Hands-on with ArcGIS Server.

This week, I had the privilege of spending 2 days in Kansas City with the folks from ESRI St. Louis to get some real hands-on time with ArcGIS Server.

ESRI has been touting “Server” as the next step in the evolution of GIS for the last few years. However, I think with the 9.2 release, we’ve actualy got something usable. My experience in GIS isn’t with web-based applications, so there’s a bit of a learning curve every time I tear into ArcIMS. However, Server might be the bridge that allows me to take my desktop knowledge to the Web.

If nothing else, I think that ArcGIS Server is going to allow for an even-ing of the playing field between the little guy and big business/government. Now, with a knowledgeable vendor (ahem…), small business/government can buy hosting for their entire GIS, just like they do for their web presence. Click through to read on for my 1st ArcGIS Server experience.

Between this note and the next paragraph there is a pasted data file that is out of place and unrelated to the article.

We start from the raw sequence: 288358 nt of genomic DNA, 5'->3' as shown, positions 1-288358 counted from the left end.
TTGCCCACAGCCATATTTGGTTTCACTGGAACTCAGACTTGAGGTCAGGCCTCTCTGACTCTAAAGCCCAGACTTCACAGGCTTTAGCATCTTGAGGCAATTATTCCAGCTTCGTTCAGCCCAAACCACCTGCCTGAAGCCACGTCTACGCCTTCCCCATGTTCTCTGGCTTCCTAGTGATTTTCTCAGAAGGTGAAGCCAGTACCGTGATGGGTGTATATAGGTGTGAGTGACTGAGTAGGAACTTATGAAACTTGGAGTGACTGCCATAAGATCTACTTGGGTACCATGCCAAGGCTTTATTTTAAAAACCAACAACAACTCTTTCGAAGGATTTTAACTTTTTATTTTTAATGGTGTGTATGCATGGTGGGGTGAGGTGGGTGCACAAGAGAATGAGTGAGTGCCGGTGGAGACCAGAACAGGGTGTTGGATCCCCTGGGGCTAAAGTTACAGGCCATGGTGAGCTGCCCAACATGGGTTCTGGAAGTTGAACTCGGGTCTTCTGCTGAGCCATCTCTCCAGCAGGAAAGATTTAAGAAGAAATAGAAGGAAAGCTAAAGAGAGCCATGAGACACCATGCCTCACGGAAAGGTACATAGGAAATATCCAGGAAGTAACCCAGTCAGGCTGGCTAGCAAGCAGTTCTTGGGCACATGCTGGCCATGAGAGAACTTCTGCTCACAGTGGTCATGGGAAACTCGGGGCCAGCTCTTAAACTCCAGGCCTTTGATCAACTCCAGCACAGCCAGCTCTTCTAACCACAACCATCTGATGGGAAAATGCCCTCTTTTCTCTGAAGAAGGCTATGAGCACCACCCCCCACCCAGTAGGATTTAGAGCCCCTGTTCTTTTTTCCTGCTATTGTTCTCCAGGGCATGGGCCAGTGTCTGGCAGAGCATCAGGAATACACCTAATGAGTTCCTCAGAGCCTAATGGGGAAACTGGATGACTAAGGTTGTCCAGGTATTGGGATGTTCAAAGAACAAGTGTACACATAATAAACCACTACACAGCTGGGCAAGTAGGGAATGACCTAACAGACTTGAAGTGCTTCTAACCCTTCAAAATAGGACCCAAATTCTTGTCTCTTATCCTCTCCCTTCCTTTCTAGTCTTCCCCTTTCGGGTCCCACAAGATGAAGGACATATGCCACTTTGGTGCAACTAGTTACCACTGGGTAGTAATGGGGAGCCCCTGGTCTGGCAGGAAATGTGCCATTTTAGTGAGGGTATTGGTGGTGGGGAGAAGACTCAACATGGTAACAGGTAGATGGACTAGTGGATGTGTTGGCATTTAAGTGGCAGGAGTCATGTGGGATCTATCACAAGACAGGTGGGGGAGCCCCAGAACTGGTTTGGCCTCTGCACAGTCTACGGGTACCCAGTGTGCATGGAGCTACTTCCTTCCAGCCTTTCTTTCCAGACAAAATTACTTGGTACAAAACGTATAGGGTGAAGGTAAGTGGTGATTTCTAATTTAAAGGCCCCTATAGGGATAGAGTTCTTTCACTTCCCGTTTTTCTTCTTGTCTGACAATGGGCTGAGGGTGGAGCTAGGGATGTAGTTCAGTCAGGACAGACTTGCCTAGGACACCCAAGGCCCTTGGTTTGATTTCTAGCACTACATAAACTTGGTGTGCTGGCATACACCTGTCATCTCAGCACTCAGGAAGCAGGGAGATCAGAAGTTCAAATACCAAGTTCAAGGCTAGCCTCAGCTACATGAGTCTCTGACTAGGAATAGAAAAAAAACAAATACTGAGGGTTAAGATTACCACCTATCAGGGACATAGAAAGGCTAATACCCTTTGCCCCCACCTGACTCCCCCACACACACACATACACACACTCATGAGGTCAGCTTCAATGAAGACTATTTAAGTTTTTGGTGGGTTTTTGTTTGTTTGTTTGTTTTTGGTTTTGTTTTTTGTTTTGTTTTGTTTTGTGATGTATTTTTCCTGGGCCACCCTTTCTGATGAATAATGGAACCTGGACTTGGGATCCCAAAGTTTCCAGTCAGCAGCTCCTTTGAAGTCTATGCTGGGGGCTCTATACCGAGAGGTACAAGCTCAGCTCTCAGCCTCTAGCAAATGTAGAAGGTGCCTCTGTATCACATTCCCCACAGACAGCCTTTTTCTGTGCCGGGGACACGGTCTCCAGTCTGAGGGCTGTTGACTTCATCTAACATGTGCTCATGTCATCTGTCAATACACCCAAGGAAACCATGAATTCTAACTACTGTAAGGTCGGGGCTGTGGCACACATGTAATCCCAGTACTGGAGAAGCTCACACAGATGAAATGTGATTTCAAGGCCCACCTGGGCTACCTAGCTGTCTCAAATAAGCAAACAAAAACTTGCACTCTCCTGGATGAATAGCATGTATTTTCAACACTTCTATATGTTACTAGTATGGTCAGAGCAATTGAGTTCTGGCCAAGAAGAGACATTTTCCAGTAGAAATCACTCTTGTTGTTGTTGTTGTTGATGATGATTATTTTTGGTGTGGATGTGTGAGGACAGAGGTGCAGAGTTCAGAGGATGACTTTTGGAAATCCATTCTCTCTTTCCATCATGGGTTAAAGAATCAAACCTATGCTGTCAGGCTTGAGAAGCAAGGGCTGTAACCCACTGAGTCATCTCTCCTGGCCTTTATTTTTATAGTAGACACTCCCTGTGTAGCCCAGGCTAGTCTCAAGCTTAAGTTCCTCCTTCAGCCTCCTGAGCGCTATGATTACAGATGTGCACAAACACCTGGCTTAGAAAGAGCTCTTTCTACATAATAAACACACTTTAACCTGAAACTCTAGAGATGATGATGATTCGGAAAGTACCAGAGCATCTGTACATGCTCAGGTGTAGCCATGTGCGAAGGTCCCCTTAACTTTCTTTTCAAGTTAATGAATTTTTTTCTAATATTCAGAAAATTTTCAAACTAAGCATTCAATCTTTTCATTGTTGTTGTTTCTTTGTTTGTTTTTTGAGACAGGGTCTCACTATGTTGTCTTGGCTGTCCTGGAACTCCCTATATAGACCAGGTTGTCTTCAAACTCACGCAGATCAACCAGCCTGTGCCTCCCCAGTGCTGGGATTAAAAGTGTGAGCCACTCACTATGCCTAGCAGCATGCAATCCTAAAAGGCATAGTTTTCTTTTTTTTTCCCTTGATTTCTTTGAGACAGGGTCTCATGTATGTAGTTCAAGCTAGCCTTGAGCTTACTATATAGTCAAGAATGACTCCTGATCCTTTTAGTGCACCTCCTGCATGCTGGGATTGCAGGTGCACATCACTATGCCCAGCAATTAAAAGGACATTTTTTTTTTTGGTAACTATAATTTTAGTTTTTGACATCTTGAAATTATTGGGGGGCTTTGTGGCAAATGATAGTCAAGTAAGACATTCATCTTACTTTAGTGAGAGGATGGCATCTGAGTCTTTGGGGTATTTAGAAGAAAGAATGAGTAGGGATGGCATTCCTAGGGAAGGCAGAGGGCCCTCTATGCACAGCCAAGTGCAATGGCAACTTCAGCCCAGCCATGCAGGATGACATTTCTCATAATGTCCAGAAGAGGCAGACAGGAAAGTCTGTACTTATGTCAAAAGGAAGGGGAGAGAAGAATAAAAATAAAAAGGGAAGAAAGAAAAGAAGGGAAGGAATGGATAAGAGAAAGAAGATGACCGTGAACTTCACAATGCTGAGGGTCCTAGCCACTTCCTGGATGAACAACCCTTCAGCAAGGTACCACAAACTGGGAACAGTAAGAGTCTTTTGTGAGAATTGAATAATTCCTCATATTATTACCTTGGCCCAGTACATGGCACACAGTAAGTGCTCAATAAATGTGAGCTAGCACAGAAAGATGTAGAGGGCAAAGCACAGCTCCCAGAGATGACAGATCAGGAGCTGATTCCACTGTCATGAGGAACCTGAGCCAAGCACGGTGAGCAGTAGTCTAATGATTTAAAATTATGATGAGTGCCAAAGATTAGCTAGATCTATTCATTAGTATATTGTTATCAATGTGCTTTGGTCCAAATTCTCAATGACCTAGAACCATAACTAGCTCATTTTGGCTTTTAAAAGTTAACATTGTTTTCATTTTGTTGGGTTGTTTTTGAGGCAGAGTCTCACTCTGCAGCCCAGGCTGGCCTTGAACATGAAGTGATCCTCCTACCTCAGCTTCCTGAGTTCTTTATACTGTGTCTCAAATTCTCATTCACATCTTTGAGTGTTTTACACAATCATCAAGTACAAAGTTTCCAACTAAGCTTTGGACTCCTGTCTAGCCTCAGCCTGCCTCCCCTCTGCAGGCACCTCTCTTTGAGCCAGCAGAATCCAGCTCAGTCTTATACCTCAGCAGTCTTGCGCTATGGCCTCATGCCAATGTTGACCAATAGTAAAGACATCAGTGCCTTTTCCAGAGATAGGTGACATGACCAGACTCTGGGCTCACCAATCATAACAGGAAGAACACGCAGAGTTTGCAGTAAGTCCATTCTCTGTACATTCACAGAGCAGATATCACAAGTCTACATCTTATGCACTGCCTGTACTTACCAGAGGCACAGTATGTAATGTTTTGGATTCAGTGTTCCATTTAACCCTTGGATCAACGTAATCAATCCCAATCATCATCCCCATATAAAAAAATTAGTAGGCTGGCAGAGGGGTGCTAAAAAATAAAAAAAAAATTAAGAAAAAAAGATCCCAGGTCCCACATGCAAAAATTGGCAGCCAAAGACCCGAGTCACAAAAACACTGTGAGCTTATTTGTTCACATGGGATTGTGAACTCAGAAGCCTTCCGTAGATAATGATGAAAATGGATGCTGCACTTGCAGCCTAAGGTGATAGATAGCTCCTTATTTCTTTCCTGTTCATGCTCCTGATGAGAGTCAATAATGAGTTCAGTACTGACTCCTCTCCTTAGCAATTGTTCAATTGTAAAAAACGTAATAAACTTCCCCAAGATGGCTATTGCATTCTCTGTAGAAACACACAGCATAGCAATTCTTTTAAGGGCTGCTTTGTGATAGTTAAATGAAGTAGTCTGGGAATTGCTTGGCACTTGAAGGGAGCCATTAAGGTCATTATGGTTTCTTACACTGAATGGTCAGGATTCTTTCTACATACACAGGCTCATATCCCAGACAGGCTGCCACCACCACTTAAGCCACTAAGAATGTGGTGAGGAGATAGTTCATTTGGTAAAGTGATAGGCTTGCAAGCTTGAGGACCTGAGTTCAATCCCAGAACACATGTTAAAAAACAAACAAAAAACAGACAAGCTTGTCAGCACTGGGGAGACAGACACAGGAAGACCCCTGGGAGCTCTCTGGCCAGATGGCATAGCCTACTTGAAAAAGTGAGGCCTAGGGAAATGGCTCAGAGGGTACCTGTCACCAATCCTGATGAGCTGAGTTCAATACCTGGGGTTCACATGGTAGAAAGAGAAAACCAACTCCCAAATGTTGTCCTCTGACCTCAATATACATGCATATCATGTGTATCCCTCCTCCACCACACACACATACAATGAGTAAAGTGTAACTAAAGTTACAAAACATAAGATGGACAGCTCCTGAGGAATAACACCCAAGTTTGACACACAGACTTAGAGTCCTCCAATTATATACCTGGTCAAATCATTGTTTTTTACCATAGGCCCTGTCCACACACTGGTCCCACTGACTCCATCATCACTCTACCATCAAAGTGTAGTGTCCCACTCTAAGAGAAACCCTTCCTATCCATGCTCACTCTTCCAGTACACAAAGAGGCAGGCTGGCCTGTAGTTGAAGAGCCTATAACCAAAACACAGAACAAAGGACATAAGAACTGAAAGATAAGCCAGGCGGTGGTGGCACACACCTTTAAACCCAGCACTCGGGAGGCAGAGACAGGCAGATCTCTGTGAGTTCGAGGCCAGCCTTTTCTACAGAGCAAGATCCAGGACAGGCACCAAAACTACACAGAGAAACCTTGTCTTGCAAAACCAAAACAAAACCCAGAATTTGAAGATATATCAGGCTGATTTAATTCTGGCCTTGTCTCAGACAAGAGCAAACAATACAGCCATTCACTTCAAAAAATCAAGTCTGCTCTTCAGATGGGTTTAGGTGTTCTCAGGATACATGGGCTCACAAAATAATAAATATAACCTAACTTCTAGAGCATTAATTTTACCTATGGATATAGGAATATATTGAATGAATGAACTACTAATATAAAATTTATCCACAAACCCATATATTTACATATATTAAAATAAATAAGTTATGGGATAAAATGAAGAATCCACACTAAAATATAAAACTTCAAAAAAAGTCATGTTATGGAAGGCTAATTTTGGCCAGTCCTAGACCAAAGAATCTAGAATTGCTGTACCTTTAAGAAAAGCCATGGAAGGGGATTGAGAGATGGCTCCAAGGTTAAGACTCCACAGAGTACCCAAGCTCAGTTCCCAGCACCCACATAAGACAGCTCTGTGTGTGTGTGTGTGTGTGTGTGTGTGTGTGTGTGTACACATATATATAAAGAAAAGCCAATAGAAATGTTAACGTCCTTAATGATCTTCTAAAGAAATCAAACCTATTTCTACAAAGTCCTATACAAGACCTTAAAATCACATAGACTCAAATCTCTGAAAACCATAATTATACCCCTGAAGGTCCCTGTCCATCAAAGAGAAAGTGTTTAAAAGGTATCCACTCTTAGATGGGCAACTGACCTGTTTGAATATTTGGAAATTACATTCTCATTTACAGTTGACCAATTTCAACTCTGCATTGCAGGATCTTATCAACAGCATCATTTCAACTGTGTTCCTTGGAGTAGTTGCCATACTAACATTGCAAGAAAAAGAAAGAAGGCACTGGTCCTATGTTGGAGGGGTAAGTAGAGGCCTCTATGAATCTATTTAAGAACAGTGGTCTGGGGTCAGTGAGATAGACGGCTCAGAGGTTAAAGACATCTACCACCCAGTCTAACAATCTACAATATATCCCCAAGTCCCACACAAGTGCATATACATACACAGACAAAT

Having never messed with ArcGIS Server before, I wasn’t sure what to expect. What I found was a software suite that had some very robust features, but was sorely missing some very obvious things right out of the box.

One of the first things I noticed was how much more streamlined the process of publishing web services has become. ArcIMS has always been a bit rough & a bit ugly if you stuck to the default settings. Plus, the publishing tools were pretty much worthless if any changes needed to to be made down the road. Server presents the closest thing to date for WYSIWYG where taking maps from the desktop to the web is concerned. ArcIMS really can’t hold a candle to Server in this respect.